Several studies have looked at dietary fat and survival after breast cancer, but the results have been inconsistent. One recent study suggested that low-fat diets may reduce the risk of breast cancer recurrence, especially in women with early stage, estrogen receptor–negative disease.
Further research is in progress and more studies are needed before definite conclusions can be made about the effect of types and amounts of dietary fat, certain foods or other dietary components on the risk of breast cancer recurring. Women with breast cancer may want to consider eating less fat and more vegetables, fruit and grains as part a healthy diet and as a way to achieve and maintain a healthy body weight.
Some low-fat eating suggestions include:
Having one or more alcoholic drinks a day is associated with a slight increase in breast cancer risk. It is not yet known if alcohol plays a role in the risk of recurrence, development of a second breast cancer or in breast cancer survival.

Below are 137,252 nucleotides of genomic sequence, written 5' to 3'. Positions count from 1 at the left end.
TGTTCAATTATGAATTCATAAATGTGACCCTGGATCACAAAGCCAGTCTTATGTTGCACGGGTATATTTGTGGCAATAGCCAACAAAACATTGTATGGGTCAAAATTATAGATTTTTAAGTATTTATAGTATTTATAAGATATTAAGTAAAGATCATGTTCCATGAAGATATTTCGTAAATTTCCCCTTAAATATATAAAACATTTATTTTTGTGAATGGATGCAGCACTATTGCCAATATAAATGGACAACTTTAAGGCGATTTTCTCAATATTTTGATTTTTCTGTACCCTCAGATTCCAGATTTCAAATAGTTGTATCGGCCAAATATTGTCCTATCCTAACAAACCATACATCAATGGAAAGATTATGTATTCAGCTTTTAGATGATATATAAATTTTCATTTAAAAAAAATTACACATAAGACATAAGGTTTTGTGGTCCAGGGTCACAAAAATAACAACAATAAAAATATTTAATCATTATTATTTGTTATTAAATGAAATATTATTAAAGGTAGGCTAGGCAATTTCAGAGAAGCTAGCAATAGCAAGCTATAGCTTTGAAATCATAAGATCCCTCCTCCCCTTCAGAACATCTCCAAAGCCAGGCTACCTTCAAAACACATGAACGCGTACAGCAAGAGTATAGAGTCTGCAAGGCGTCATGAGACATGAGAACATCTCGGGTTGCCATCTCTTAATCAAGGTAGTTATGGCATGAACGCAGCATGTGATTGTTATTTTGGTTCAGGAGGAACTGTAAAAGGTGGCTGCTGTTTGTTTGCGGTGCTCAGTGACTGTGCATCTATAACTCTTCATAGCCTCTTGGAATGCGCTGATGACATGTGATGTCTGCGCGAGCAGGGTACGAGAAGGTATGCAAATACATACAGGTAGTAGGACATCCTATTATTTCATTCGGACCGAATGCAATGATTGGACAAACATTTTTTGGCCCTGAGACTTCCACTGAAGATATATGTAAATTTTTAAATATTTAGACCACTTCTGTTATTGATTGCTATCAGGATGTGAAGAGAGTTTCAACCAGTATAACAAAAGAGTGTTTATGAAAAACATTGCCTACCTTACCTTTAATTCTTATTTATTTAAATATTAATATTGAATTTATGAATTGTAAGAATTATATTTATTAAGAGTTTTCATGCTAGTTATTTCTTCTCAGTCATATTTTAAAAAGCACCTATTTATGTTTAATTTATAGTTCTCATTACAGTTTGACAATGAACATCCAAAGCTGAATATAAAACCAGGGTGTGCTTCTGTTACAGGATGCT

Alcohol may cause higher levels of estrogen and may also decrease some essential nutrients that protect against cell damage.
Some women may consider switching to a vegetarian diet after a diagnosis of breast cancer. Vegetarian diets tend to have healthy characteristics, such as being low in saturated fat and high in fibre, vitamins, minerals and phytochemicals. However, there is no evidence that a vegetarian diet can prevent or lower the risk of breast cancer recurrence.
Vegetarian diets that include fish, dairy and eggs usually have enough protein to meet the body’s needs. A vegan diet, which excludes all animal foods, can meet protein needs if legumes, nuts and cereal grains are eaten in the right amount, though vitamin B12 supplements are needed.
Breast cancer survivors who are considering switching to a vegetarian diet should speak with a registered dietitian to ensure that the diet that they follow meets all their nutritional needs.
Meat is a valuable source of several nutrients, including protein, iron, zinc and vitamin B12. Many breast cancer survivors are concerned that eating meat, in particular red meat, will increase the risk of breast cancer recurrence.
There is evidence that people who eat more red and processed meat appear to have an increased risk of cancer, particularly colorectal cancer. Recent evidence also shows that an increased intake of red and processed meat appears to modestly increase the risk of death from cancer, heart disease and other diseases. These studies did not look specifically at breast cancer survivors.